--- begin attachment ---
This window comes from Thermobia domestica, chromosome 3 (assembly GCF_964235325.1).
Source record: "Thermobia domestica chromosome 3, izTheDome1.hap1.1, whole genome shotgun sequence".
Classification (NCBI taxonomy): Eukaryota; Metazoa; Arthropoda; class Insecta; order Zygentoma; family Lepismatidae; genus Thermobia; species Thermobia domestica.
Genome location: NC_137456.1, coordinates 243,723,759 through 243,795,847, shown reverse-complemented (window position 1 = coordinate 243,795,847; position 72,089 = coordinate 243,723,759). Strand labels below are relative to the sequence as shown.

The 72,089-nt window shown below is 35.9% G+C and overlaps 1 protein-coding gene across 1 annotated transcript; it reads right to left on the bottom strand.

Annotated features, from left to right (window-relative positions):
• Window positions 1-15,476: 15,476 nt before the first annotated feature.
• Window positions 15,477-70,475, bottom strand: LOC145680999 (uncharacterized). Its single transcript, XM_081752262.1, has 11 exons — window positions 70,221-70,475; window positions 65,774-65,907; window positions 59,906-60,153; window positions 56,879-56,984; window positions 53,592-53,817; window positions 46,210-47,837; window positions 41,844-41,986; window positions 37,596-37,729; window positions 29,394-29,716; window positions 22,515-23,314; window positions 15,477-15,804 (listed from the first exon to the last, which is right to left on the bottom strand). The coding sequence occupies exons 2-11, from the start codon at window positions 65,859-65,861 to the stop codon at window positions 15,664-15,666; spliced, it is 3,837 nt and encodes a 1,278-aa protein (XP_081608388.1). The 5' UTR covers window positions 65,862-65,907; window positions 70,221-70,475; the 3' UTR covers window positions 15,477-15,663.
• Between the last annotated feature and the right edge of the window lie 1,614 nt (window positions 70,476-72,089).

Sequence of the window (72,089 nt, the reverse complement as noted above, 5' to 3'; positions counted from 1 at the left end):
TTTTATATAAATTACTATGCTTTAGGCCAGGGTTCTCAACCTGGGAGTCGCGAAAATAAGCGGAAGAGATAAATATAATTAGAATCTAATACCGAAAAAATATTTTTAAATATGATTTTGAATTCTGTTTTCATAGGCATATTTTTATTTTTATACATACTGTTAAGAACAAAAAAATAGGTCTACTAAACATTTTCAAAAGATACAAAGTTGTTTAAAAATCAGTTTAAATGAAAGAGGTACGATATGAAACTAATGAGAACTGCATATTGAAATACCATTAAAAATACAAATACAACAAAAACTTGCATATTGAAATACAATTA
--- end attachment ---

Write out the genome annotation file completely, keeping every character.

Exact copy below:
This window comes from Thermobia domestica, chromosome 3 (assembly GCF_964235325.1).
Source record: "Thermobia domestica chromosome 3, izTheDome1.hap1.1, whole genome shotgun sequence".
Classification (NCBI taxonomy): Eukaryota; Metazoa; Arthropoda; class Insecta; order Zygentoma; family Lepismatidae; genus Thermobia; species Thermobia domestica.
Genome location: NC_137456.1, coordinates 243,723,759 through 243,795,847, shown reverse-complemented (window position 1 = coordinate 243,795,847; position 72,089 = coordinate 243,723,759). Strand labels below are relative to the sequence as shown.

The 72,089-nt window shown below is 35.9% G+C and overlaps 1 protein-coding gene across 1 annotated transcript; it reads right to left on the bottom strand.

Annotated features, from left to right (window-relative positions):
• Window positions 1-15,476: 15,476 nt before the first annotated feature.
• Window positions 15,477-70,475, bottom strand: LOC145680999 (uncharacterized). Its single transcript, XM_081752262.1, has 11 exons — window positions 70,221-70,475; window positions 65,774-65,907; window positions 59,906-60,153; window positions 56,879-56,984; window positions 53,592-53,817; window positions 46,210-47,837; window positions 41,844-41,986; window positions 37,596-37,729; window positions 29,394-29,716; window positions 22,515-23,314; window positions 15,477-15,804 (listed from the first exon to the last, which is right to left on the bottom strand). The coding sequence occupies exons 2-11, from the start codon at window positions 65,859-65,861 to the stop codon at window positions 15,664-15,666; spliced, it is 3,837 nt and encodes a 1,278-aa protein (XP_081608388.1). The 5' UTR covers window positions 65,862-65,907; window positions 70,221-70,475; the 3' UTR covers window positions 15,477-15,663.
• Between the last annotated feature and the right edge of the window lie 1,614 nt (window positions 70,476-72,089).

Sequence of the window (72,089 nt, the reverse complement as noted above, 5' to 3'; positions counted from 1 at the left end):
TTTTATATAAATTACTATGCTTTAGGCCAGGGTTCTCAACCTGGGAGTCGCGAAAATAAGCGGAAGAGATAAATATAATTAGAATCTAATACCGAAAAAATATTTTTAAATATGATTTTGAATTCTGTTTTCATAGGCATATTTTTATTTTTATACATACTGTTAAGAACAAAAAAATAGGTCTACTAAACATTTTCAAAAGATACAAAGTTGTTTAAAAATCAGTTTAAATGAAAGAGGTACGATATGAAACTAATGAGAACTGCATATTGAAATACCATTAAAAATACAAATACAACAAAAACTTGCATATTGAAATACAATTA